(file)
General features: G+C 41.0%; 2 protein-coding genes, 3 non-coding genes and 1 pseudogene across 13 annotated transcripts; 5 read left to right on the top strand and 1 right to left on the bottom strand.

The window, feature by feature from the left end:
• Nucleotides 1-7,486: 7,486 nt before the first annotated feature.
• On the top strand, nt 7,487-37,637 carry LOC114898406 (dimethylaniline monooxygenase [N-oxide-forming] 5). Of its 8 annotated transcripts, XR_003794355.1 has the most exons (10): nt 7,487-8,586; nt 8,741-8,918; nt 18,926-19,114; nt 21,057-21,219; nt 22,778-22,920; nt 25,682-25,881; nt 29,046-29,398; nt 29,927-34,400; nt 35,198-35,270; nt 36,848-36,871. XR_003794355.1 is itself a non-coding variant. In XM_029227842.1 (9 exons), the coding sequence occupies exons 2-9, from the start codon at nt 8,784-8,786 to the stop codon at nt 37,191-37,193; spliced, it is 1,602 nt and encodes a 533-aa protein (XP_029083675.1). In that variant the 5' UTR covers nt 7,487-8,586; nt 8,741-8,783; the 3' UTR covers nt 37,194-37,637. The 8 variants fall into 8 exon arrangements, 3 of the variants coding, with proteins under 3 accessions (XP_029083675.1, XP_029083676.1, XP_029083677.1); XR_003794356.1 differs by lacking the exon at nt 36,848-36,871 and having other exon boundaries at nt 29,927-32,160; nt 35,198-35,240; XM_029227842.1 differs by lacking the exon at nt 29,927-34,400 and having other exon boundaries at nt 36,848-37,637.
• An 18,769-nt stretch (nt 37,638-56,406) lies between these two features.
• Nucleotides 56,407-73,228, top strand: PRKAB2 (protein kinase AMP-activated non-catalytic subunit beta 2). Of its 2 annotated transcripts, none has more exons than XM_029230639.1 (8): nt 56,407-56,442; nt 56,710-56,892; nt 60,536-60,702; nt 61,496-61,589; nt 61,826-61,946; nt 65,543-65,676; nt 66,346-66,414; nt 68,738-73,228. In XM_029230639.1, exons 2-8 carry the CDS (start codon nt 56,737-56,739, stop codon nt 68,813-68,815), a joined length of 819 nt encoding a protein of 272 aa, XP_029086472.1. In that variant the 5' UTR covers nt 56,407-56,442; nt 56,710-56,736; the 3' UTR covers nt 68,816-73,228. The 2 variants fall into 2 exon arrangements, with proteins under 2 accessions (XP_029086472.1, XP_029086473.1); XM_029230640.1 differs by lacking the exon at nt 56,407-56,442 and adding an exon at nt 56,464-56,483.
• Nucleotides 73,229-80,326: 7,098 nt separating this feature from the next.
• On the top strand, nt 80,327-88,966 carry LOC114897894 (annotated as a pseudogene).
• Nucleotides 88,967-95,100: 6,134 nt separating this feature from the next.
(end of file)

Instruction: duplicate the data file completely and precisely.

General features: G+C 41.0%; 2 protein-coding genes, 3 non-coding genes and 1 pseudogene across 13 annotated transcripts; 5 read left to right on the top strand and 1 right to left on the bottom strand.

The window, feature by feature from the left end:
• Nucleotides 1-7,486: 7,486 nt before the first annotated feature.
• On the top strand, nt 7,487-37,637 carry LOC114898406 (dimethylaniline monooxygenase [N-oxide-forming] 5). Of its 8 annotated transcripts, XR_003794355.1 has the most exons (10): nt 7,487-8,586; nt 8,741-8,918; nt 18,926-19,114; nt 21,057-21,219; nt 22,778-22,920; nt 25,682-25,881; nt 29,046-29,398; nt 29,927-34,400; nt 35,198-35,270; nt 36,848-36,871. XR_003794355.1 is itself a non-coding variant. In XM_029227842.1 (9 exons), the coding sequence occupies exons 2-9, from the start codon at nt 8,784-8,786 to the stop codon at nt 37,191-37,193; spliced, it is 1,602 nt and encodes a 533-aa protein (XP_029083675.1). In that variant the 5' UTR covers nt 7,487-8,586; nt 8,741-8,783; the 3' UTR covers nt 37,194-37,637. The 8 variants fall into 8 exon arrangements, 3 of the variants coding, with proteins under 3 accessions (XP_029083675.1, XP_029083676.1, XP_029083677.1); XR_003794356.1 differs by lacking the exon at nt 36,848-36,871 and having other exon boundaries at nt 29,927-32,160; nt 35,198-35,240; XM_029227842.1 differs by lacking the exon at nt 29,927-34,400 and having other exon boundaries at nt 36,848-37,637.
• An 18,769-nt stretch (nt 37,638-56,406) lies between these two features.
• Nucleotides 56,407-73,228, top strand: PRKAB2 (protein kinase AMP-activated non-catalytic subunit beta 2). Of its 2 annotated transcripts, none has more exons than XM_029230639.1 (8): nt 56,407-56,442; nt 56,710-56,892; nt 60,536-60,702; nt 61,496-61,589; nt 61,826-61,946; nt 65,543-65,676; nt 66,346-66,414; nt 68,738-73,228. In XM_029230639.1, exons 2-8 carry the CDS (start codon nt 56,737-56,739, stop codon nt 68,813-68,815), a joined length of 819 nt encoding a protein of 272 aa, XP_029086472.1. In that variant the 5' UTR covers nt 56,407-56,442; nt 56,710-56,736; the 3' UTR covers nt 68,816-73,228. The 2 variants fall into 2 exon arrangements, with proteins under 2 accessions (XP_029086472.1, XP_029086473.1); XM_029230640.1 differs by lacking the exon at nt 56,407-56,442 and adding an exon at nt 56,464-56,483.
• Nucleotides 73,229-80,326: 7,098 nt separating this feature from the next.
• On the top strand, nt 80,327-88,966 carry LOC114897894 (annotated as a pseudogene).
• Nucleotides 88,967-95,100: 6,134 nt separating this feature from the next.